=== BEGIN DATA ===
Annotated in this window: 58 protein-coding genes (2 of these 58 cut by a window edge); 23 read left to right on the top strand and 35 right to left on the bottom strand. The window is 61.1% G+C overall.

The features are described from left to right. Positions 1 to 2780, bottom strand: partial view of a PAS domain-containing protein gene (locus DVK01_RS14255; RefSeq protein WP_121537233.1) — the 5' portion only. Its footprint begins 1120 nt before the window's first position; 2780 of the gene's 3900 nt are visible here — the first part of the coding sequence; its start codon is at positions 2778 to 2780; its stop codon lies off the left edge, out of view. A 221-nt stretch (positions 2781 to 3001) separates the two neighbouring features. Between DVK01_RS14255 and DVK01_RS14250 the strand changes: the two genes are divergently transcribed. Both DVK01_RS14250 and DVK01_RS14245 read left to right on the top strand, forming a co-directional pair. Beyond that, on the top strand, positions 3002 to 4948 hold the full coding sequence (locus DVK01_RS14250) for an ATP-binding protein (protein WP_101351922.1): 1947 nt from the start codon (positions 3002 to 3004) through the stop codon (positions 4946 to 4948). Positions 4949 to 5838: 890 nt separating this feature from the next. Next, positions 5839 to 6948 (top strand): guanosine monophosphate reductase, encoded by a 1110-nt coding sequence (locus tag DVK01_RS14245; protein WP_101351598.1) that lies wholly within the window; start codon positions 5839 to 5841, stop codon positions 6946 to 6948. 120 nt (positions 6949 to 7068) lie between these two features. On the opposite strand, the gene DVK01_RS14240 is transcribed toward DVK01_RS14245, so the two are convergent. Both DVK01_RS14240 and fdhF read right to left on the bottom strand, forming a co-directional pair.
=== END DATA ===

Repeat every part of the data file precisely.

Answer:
Annotated in this window: 58 protein-coding genes (2 of these 58 cut by a window edge); 23 read left to right on the top strand and 35 right to left on the bottom strand. The window is 61.1% G+C overall.

The features are described from left to right. Positions 1 to 2780, bottom strand: partial view of a PAS domain-containing protein gene (locus DVK01_RS14255; RefSeq protein WP_121537233.1) — the 5' portion only. Its footprint begins 1120 nt before the window's first position; 2780 of the gene's 3900 nt are visible here — the first part of the coding sequence; its start codon is at positions 2778 to 2780; its stop codon lies off the left edge, out of view. A 221-nt stretch (positions 2781 to 3001) separates the two neighbouring features. Between DVK01_RS14255 and DVK01_RS14250 the strand changes: the two genes are divergently transcribed. Both DVK01_RS14250 and DVK01_RS14245 read left to right on the top strand, forming a co-directional pair. Beyond that, on the top strand, positions 3002 to 4948 hold the full coding sequence (locus DVK01_RS14250) for an ATP-binding protein (protein WP_101351922.1): 1947 nt from the start codon (positions 3002 to 3004) through the stop codon (positions 4946 to 4948). Positions 4949 to 5838: 890 nt separating this feature from the next. Next, positions 5839 to 6948 (top strand): guanosine monophosphate reductase, encoded by a 1110-nt coding sequence (locus tag DVK01_RS14245; protein WP_101351598.1) that lies wholly within the window; start codon positions 5839 to 5841, stop codon positions 6946 to 6948. 120 nt (positions 6949 to 7068) lie between these two features. On the opposite strand, the gene DVK01_RS14240 is transcribed toward DVK01_RS14245, so the two are convergent. Both DVK01_RS14240 and fdhF read right to left on the bottom strand, forming a co-directional pair.